Speaking with a friend recently who works at a school for the deaf, she shared her observations about how the students in her school behave as a probable result of their unresolved trauma. Over the years I have shared with her information about the nature of trauma and listening to her, she clearly has absorbed much of this information.
I found it interesting when she said that deafness itself is not traumatizing for a child if the family is relatively healthy and supportive. While there are some stable, healthy, intact families in the neighborhood where the school is located, poverty, divorce, domestic violence, a single parent in the home drug addiction and alcoholism are rampant. Many have no stable home life, being shipped from family member to family member. She said that many families struggle to accept their child’s deafness, seeing it as almost a shameful condition. As a result, many of the children are neglected and/or abused.
Reflective of their life experiences and underlying unresolved trauma, she described how the younger children often won’t get off the bus, and when they do, they often need to be carried out where they then lay on the cement outside the school for up to a half hour, refusing to get up even in the bitter cold, remaining immovable short of being physically carried into the school.
She said that some come in and sleep for several hours before being able to engage in school work. She noted that parents never tell the story of what has gone on that morning, do not share when children go to bed, what’s in their room, TV, video phone, or cell phones. She says many children live their lives on their devices, staying up until all hours, and come to school exhausted.
She talked about the pervasive anger of some of these students, coupled with times of deep dissociation in which children showed little affect. She observed how parents make little or no eye contact with their children as they drop them off to school; they are on their phones and seem completely oblivious of what is going on for their children. She then reminisced and contrasted herself as child, walking to school with her mom who would ask her what was going to happen during the day, what things she might need or want to do, and even engaged in play, doing things like counting the number of buses or reading signs. The contrast of her early experiences of being spoken to and invited to observe the world around her are clearly not a part of the lives of the children she sees at her school.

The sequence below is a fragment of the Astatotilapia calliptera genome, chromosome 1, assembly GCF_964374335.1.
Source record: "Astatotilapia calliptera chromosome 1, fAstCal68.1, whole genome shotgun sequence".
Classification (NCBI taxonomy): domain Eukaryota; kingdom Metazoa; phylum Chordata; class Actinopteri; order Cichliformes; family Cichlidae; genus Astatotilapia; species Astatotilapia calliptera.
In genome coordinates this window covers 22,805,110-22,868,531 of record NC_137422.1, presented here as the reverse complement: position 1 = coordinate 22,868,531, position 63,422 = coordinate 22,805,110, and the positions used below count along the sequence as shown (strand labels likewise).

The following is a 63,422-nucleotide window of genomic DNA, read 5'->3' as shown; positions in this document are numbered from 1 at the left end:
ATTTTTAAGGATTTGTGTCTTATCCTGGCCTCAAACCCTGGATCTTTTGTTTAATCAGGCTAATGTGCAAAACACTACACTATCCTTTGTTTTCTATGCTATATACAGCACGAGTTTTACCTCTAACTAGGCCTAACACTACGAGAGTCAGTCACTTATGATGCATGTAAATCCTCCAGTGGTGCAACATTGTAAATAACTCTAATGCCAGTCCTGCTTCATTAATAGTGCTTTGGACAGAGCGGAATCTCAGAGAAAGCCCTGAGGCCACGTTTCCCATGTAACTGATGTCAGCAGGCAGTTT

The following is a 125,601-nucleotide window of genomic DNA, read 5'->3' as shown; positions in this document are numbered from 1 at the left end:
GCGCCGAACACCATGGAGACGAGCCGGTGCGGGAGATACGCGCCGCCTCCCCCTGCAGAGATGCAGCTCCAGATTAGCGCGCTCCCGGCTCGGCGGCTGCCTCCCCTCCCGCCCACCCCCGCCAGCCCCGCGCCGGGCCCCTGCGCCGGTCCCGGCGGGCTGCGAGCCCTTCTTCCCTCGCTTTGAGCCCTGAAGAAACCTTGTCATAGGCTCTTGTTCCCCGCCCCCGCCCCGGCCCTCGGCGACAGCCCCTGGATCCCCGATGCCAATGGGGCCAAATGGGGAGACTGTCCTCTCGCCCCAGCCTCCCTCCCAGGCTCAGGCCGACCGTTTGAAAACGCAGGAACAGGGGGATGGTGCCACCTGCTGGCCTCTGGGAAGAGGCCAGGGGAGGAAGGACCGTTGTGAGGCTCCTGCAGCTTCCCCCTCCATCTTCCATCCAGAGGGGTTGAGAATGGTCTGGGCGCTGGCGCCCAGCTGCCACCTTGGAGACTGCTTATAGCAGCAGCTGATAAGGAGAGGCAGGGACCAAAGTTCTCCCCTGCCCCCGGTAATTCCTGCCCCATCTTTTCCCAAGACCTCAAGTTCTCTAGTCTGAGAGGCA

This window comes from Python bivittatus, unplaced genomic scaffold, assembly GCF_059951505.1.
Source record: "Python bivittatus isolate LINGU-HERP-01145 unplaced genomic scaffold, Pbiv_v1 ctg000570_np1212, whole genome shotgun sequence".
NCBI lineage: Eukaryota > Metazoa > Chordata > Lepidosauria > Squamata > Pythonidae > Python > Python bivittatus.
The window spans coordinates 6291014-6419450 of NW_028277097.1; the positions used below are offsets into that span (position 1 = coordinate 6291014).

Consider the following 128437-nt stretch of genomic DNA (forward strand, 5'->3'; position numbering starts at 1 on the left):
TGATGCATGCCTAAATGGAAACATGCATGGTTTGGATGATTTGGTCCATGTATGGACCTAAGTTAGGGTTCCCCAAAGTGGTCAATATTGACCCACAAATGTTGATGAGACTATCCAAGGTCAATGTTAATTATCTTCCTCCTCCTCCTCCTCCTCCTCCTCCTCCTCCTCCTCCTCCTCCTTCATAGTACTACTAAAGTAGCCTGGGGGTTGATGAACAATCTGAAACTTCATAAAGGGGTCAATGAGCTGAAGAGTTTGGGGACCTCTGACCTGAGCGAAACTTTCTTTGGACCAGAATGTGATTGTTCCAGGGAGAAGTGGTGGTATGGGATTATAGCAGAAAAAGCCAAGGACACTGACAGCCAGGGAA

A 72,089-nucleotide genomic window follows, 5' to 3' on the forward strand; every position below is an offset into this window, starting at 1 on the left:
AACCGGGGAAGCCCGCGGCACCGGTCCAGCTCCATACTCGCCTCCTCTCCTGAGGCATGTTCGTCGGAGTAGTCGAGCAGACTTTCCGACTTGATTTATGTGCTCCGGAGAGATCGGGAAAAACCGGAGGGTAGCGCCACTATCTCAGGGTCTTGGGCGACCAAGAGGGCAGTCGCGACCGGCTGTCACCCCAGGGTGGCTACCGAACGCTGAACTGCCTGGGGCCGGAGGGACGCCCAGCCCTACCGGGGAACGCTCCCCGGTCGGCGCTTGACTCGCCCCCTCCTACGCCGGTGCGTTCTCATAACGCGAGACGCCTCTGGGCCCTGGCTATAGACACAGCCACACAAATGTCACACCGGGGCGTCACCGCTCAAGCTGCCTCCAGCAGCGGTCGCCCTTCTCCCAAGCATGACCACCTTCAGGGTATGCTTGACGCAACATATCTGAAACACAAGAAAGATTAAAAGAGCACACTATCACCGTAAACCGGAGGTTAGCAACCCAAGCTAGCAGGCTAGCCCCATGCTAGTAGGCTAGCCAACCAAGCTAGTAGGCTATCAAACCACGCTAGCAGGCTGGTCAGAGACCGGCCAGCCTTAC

She discussed the concept of language deprivation being a form of child abuse, in her eyes. She said that lack of language interferes with gaining life skills and abilities to connect. She noted that it is extra hard for parents of these children who have to learn sign language, requiring a big investment in connecting with their child and promoting relational interactions.
She talked about how many children refuse to leave the classroom at the end of the day and how there is a protocol for getting kids on the bus. Sometimes it’s so bad that the school has to call parents to come get their children because they won’t let anyone put them on a bus.
She then told a story of a child whose house had burned down several months ago. She noted that this child seemed to manage all the stresses this caused without any big interference with her ability to function in school. She said the family made sure she was able to come to school every day and in general they kept her routines in place. She stressed that consistency in this child’s life contributed to how well she managed the loss of her home. The family stayed connected as it went from shelter to shelter over the next several months. All this helped this child remain calm, stable and able to learn. She stressed that it is not the traumatic events that deeply impact the child’s abilities to engage in school, it is how their world treats them to the degrees to which they maintain stability, routine and connection.
She referred to the trauma of having a child who is not perfect, and how much worse if the parents themselves have their own trauma history. She noted that the divorce rate of parents with disabled children— which, she emphasized is not a term used in the deaf community— was off the charts. She talked about how these children grow up with a disability label placed on them by the outside world that becomes something they embrace about themselves.
To conclude, I noted my friend’s compassion towards these children, her deep desire to promote a world of safety for them when they are at school, and to give them structure and routine that allows them to have one safe place in their world. I was very impressed by all the ways she was gently nurturing these wounded children, and understood and accepted them, regardless of the ways they expressed their trauma.
Invitation for Reflection
- What have you believed is true about deaf children, especially those who experience trauma? How does this information impact those beliefs?
- How did you feel as you read how a trauma-impacted deaf child responds to unresolved trauma? What do you wish the world was like for them?
- Is there anything you might be able to do to promote greater awareness of the special needs these children have?
Diane Wagenhals, Program Director, Lakeside Global Institute